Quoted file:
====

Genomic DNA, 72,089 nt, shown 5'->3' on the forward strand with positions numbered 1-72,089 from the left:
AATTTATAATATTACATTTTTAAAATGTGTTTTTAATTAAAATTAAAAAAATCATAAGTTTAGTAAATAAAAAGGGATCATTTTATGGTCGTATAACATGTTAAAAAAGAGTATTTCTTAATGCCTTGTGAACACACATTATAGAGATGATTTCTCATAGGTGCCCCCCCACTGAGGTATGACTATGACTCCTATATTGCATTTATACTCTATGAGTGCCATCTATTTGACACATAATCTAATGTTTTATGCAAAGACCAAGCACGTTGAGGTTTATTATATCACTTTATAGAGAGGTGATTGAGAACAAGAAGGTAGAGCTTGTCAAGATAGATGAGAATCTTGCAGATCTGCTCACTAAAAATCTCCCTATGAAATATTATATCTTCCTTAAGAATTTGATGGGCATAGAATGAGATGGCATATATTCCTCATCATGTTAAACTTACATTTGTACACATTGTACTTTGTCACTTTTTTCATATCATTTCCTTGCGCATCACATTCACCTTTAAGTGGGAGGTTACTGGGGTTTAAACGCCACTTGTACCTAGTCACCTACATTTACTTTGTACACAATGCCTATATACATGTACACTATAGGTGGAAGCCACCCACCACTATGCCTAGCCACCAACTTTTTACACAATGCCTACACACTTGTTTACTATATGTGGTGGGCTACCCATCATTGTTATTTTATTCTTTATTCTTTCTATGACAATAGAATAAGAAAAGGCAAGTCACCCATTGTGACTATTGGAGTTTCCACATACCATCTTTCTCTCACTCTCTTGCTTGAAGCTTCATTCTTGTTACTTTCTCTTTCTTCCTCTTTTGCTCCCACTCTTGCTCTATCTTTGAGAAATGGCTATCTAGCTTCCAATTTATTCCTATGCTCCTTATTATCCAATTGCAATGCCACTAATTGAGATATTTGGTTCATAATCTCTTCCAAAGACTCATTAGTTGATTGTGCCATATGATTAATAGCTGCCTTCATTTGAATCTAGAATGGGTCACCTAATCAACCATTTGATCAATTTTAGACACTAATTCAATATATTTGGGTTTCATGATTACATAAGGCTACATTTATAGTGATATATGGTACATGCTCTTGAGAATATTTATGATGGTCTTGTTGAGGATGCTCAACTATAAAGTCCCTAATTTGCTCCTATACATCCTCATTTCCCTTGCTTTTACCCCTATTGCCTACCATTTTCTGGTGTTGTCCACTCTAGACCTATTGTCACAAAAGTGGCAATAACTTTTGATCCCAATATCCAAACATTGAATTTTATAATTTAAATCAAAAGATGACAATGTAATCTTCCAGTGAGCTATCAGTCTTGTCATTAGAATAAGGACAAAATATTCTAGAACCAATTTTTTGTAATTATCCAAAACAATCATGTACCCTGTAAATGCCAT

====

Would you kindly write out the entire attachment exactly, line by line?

Genomic DNA, 72,089 nt, shown 5'->3' on the forward strand with positions numbered 1-72,089 from the left:
AATTTATAATATTACATTTTTAAAATGTGTTTTTAATTAAAATTAAAAAAATCATAAGTTTAGTAAATAAAAAGGGATCATTTTATGGTCGTATAACATGTTAAAAAAGAGTATTTCTTAATGCCTTGTGAACACACATTATAGAGATGATTTCTCATAGGTGCCCCCCCACTGAGGTATGACTATGACTCCTATATTGCATTTATACTCTATGAGTGCCATCTATTTGACACATAATCTAATGTTTTATGCAAAGACCAAGCACGTTGAGGTTTATTATATCACTTTATAGAGAGGTGATTGAGAACAAGAAGGTAGAGCTTGTCAAGATAGATGAGAATCTTGCAGATCTGCTCACTAAAAATCTCCCTATGAAATATTATATCTTCCTTAAGAATTTGATGGGCATAGAATGAGATGGCATATATTCCTCATCATGTTAAACTTACATTTGTACACATTGTACTTTGTCACTTTTTTCATATCATTTCCTTGCGCATCACATTCACCTTTAAGTGGGAGGTTACTGGGGTTTAAACGCCACTTGTACCTAGTCACCTACATTTACTTTGTACACAATGCCTATATACATGTACACTATAGGTGGAAGCCACCCACCACTATGCCTAGCCACCAACTTTTTACACAATGCCTACACACTTGTTTACTATATGTGGTGGGCTACCCATCATTGTTATTTTATTCTTTATTCTTTCTATGACAATAGAATAAGAAAAGGCAAGTCACCCATTGTGACTATTGGAGTTTCCACATACCATCTTTCTCTCACTCTCTTGCTTGAAGCTTCATTCTTGTTACTTTCTCTTTCTTCCTCTTTTGCTCCCACTCTTGCTCTATCTTTGAGAAATGGCTATCTAGCTTCCAATTTATTCCTATGCTCCTTATTATCCAATTGCAATGCCACTAATTGAGATATTTGGTTCATAATCTCTTCCAAAGACTCATTAGTTGATTGTGCCATATGATTAATAGCTGCCTTCATTTGAATCTAGAATGGGTCACCTAATCAACCATTTGATCAATTTTAGACACTAATTCAATATATTTGGGTTTCATGATTACATAAGGCTACATTTATAGTGATATATGGTACATGCTCTTGAGAATATTTATGATGGTCTTGTTGAGGATGCTCAACTATAAAGTCCCTAATTTGCTCCTATACATCCTCATTTCCCTTGCTTTTACCCCTATTGCCTACCATTTTCTGGTGTTGTCCACTCTAGACCTATTGTCACAAAAGTGGCAATAACTTTTGATCCCAATATCCAAACATTGAATTTTATAATTTAAATCAAAAGATGACAATGTAATCTTCCAGTGAGCTATCAGTCTTGTCATTAGAATAAGGACAAAATATTCTAGAACCAATTTTTTGTAATTATCCAAAACAATCATGTACCCTGTAAATGCCAT